Author: Andy Sy Date: To: True Computer Science Mailing List CC: python Subject: On Python's lambda and FP in general
A couple of years back, I didn't really care if Py3K
retained the lambda keyword or not and implicitly trusted
Guido's judgement on the matter (he was thinking of dropping
Reading those old articles, I now find myself rooting for
lambda (it will be kept, but reduce() will be dropped -
moved to functools that is)... and I am now really starting
to appreciate the stuff I find in the functools module.
I remember a time when I saw the use of map(), reduce(),
etc... in code we were working with and thought it was
frivolous, distracting and made the code hard to read.
Now I find myself imagining situations where they'd
actually make code better/shorter.
changed my P.O.V regarding these FP-style constructs,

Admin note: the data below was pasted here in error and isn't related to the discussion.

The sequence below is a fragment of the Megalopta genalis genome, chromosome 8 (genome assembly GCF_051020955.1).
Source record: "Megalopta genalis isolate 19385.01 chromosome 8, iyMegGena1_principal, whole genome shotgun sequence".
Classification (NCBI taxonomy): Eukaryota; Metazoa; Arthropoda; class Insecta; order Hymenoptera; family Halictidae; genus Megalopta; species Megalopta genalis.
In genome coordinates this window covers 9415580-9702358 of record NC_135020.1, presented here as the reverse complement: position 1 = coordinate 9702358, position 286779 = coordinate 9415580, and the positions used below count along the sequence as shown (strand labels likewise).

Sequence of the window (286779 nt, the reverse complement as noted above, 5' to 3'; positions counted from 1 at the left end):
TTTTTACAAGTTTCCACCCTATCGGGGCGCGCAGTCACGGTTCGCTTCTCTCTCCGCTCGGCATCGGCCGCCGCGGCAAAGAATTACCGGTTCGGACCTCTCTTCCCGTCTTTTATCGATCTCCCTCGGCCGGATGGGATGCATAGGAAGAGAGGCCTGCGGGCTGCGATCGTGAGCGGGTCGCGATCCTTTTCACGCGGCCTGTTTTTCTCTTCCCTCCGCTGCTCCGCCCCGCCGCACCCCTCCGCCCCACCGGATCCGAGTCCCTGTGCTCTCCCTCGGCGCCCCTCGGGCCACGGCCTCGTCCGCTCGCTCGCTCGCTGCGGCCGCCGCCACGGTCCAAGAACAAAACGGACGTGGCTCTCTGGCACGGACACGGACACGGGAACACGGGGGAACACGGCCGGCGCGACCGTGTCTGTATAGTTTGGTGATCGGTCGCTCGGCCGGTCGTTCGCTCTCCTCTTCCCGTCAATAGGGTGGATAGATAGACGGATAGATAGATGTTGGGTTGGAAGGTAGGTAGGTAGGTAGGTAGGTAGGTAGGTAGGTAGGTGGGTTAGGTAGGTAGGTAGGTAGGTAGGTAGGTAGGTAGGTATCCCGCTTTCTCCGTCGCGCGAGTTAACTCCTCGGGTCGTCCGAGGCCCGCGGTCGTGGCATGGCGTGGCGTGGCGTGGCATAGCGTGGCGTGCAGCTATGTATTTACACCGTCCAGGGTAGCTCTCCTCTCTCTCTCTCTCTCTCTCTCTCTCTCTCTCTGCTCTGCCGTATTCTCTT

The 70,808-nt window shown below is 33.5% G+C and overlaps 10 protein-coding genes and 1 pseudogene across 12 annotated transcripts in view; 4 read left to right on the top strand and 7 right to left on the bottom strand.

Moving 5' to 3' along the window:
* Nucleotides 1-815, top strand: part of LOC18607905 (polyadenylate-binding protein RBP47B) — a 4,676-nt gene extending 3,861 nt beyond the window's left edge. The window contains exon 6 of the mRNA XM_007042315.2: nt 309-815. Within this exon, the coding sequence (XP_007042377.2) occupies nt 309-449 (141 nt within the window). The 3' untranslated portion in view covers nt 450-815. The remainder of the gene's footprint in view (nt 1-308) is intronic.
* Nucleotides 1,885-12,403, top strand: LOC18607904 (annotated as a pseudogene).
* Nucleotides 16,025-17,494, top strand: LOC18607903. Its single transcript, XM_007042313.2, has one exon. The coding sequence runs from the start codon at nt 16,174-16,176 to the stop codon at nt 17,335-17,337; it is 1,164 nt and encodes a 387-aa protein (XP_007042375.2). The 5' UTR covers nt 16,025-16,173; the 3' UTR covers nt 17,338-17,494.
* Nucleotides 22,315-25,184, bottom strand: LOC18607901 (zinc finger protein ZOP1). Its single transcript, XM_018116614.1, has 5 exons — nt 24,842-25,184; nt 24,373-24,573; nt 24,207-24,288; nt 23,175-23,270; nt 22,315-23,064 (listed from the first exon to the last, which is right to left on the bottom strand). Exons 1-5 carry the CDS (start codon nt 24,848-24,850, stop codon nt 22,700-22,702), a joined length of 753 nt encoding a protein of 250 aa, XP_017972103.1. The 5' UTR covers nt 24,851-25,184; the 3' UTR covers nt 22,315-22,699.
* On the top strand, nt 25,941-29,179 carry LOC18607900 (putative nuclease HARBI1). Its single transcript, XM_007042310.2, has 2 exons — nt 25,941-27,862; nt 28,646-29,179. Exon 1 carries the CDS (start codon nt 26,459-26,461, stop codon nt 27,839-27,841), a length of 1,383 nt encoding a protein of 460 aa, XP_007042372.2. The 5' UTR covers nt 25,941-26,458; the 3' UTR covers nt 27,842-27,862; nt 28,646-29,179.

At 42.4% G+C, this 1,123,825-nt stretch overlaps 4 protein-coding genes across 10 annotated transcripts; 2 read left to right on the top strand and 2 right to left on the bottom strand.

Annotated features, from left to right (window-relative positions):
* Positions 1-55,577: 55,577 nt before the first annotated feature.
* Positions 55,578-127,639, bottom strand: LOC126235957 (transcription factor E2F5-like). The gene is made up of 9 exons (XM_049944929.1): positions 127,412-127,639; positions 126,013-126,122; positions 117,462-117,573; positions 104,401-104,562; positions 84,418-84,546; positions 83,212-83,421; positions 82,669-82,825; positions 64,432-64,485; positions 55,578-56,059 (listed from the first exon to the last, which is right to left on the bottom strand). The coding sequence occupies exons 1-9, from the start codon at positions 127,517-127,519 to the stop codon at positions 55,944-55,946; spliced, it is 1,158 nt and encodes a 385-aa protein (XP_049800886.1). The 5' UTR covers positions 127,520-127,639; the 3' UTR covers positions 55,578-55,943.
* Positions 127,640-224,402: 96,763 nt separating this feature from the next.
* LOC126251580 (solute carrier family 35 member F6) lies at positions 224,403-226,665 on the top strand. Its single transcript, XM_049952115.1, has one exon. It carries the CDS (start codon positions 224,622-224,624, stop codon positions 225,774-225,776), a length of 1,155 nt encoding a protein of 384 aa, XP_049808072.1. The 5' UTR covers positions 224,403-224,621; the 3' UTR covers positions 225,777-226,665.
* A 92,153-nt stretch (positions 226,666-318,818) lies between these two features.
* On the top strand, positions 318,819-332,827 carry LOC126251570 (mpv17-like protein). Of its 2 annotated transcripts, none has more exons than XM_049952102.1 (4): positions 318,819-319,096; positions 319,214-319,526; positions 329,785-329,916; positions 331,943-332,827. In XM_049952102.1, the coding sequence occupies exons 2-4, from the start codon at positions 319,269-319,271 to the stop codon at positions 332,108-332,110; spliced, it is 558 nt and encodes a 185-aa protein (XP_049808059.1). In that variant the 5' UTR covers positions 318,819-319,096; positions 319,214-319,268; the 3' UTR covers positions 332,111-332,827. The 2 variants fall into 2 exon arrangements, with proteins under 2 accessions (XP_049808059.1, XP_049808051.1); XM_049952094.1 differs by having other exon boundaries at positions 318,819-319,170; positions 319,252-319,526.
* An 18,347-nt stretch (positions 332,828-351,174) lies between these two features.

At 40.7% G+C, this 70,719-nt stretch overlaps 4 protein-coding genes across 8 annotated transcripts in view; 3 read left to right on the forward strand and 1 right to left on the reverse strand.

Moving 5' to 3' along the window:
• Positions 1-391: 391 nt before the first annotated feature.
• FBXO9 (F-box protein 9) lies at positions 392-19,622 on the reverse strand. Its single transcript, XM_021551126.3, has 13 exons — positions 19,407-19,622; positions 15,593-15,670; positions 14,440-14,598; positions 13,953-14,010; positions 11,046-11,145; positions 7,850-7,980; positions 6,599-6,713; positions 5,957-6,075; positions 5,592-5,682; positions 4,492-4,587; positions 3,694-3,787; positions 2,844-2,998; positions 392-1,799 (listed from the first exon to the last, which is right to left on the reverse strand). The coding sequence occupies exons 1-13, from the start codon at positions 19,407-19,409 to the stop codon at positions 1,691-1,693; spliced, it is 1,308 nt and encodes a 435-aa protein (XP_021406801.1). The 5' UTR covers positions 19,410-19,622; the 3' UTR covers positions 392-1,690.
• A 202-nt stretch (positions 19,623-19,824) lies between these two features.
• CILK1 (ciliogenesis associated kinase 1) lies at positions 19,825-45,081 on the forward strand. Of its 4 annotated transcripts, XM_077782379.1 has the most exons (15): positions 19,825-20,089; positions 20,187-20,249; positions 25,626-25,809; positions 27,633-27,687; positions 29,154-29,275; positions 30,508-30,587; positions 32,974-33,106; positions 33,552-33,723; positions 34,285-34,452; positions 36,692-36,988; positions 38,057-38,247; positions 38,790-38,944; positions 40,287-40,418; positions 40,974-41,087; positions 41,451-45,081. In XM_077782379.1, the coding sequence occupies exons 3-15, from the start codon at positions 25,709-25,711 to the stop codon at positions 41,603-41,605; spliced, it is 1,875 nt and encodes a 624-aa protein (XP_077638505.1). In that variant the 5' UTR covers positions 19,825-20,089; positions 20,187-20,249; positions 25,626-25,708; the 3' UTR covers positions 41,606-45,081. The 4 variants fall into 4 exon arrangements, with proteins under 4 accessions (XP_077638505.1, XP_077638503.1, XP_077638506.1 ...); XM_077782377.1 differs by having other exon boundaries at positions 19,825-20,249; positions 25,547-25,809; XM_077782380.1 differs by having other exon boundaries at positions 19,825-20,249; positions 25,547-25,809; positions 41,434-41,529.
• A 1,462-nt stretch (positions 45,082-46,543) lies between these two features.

and not Scheme nor Lisp! (That or maybe a slowly
maturing - read: growing more mathematical - view of
(What Xah Lee mentions above - the boast that "one line of
Mathematica equals ten to one thousand lines of lisp" also
makes me want to revisit Mathematica... although I always
felt Matlab was less abstruse... any comments on this?)
In fact, after realizing the pulse of Guido's thoughts on
the matter (not every FP-welcoming), I may very likely
revisit Ruby where the FP paradigm is far more welcome
(that and the fact that Matz has mentioned something
about dropping Perl-isms from Ruby)
Question to Rubyists: How does Ruby fare when it comes
to stuff like map, reduce, partial functions, etc.. ?
Is it a very Lisp-ish, few-small-ideas-can-do-everything
a nice intro to the FP-ish side of Javascrpt: